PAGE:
Churches offer help and hope
Posted: Thursday, February 5, 2009 9:32 pm
By CHRIS MENEES
Messenger Staff Reporter
God provided shelter from the storm.
While many churches in Obion County and far beyond are stepping up in the aftermath of the Jan. 26-27 ice storm to offer help and hope to those in need, three local churches opened their doors for several days last week to serve as emergency shelters.
The emergency shelters identified by local emergency management officials included those at Second Baptist Church on Everett Boulevard in Union City, South Fulton Baptist Church on Forrestdale Avenue and Anointed Church of the Living God on South Miles Avenue in Union City.
All three churches offered their facilities for the same reason — to show God’s love.
“It’s a Christian outreach program to minister to the community to show the love of Christ and the life that He’s given us to the community, with no strings attached,” said South Fulton Baptist Church disaster relief chairman and deacon Chris Hill, who further identified himself as “first, and foremost, a Christian.”
Among the many other hats worn by Hill are being a volunteer chaplain and chainsaw crew member with Tennessee Baptist Disaster Relief and serving as disaster relief coordinator for Beulah Baptist Association, which recently has included working with other local churches interested in establishing shelters.
Hill said he became interested in shelters after traveling to New Orleans to help in the aftermath of Hurricane Katrina. When he returned, the shelter was established at his church with the help of the local chapter of the American Red Cross.
He said a total of 55 people came through South Fulton Baptist Church’s shelter last week, with 33 being the most at any one time. Some storm victims from the Twin Cities were also referred to the nearby Fulton First Baptist Church’s shelter.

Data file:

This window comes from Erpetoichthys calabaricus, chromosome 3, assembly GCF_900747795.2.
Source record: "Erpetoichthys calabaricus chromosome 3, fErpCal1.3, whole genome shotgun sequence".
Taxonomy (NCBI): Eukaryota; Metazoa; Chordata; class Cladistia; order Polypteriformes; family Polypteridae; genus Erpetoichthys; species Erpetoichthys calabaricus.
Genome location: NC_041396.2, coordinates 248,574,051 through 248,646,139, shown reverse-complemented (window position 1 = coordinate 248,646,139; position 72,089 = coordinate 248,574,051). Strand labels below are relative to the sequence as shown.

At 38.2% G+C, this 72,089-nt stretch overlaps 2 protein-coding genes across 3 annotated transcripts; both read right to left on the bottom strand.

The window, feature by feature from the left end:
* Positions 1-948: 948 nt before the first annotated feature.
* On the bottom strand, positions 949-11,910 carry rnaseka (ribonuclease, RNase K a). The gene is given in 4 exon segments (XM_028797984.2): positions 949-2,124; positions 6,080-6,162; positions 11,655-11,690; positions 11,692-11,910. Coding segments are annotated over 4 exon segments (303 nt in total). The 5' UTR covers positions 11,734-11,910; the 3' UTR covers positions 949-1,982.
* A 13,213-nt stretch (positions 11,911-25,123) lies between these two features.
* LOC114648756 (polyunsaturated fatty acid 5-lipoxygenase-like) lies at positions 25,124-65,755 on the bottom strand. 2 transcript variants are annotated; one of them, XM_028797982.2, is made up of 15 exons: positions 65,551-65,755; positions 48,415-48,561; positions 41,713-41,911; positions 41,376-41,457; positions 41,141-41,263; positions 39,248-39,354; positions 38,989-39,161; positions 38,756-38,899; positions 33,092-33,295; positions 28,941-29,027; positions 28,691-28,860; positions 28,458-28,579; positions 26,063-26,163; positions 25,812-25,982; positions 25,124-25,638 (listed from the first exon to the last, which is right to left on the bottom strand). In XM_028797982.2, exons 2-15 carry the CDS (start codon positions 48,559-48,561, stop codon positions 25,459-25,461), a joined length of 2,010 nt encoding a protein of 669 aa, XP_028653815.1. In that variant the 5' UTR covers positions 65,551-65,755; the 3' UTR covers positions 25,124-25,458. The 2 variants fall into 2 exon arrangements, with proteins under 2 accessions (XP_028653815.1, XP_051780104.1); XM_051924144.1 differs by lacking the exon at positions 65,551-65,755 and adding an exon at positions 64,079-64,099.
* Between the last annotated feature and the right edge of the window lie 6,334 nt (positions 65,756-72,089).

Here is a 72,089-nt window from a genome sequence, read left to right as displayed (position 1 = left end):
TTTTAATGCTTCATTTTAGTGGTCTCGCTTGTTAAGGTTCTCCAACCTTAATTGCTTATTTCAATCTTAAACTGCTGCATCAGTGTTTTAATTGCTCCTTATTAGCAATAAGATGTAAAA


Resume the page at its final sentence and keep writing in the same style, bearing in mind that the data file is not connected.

Hill said all of the storm victims touched his heart, but he particularly recalled an elderly Graves County, Ky., woman named Ruth. He said the lady had no family in the area and needed a place to get warm.
“She broke down and cried about it, that someone did care and that she had a place to go,” he said. “Those are the things that you see. They all feel that way.”
Dwayne Ervin, minister of missions at Second Baptist Church, said the church “felt like there was a need to minister to people in the name of Jesus” after the ice storm.
He said church members were “super” about volunteering in areas that included preparing food or staying at the church round-the-clock to assist those in need. He said there were as many as 30 guests one night and there were several guests who stayed for several nights while they were displaced.
Ervin recalled a couple of storm victims who needed special attention with medical needs and how grateful they were for church’s ministry to them.
“They were the sweetest people, so appreciative,” he said.
Ervin said today he is now in “chainsaw mode,” explaining that the church is currently hosting some members of Tennessee Baptist Disaster Relief teams as they help with limb removal.
As residents begin to move forward and return to their homes, many local churches also now have members volunteering to help with the removal of limbs and debris from yards.
Bishop Barbara Bolden, pastor of the Anointed Church of the Living God, said her church’s shelter which was open last week offered a place of rest and a hot meal for those displaced by the storm, meeting a need in the community.
“There was a mass need for people to have somewhere to go to have heat and food and some sort of comfort,” she said, explaining she was especially concerned for those without heat. “That’s just the way the Lord moved me to do what I could do.”
Ms. Bolden said church members stepped up to volunteer to prepare meals, donate items and even pull 24-hour shifts to ensure someone stayed at the church round-the-clock. She said the church acted as “an extension of God’s arms” in providing comfort to those in need and in having a heart to serve others.
She said people who stayed at the shelter were often anxious and worried about the homes they left behind, but they were welcomed into the church building and shown love by the congregation. She was particularly touched by one guest from Fulton who cried and hugged everyone when she left to return home. She said even though the lady was happy to return home, she was sad to leave her new friends at the church.
“It was very rewarding,” Ms. Bolden added. “We’re here to serve and that’s what we wanted to do.”
Staff Reporter Chris Menees may be contacted by e-mail at email@example.com.
Published in The Messenger 2.5.09
ice storm, Obion County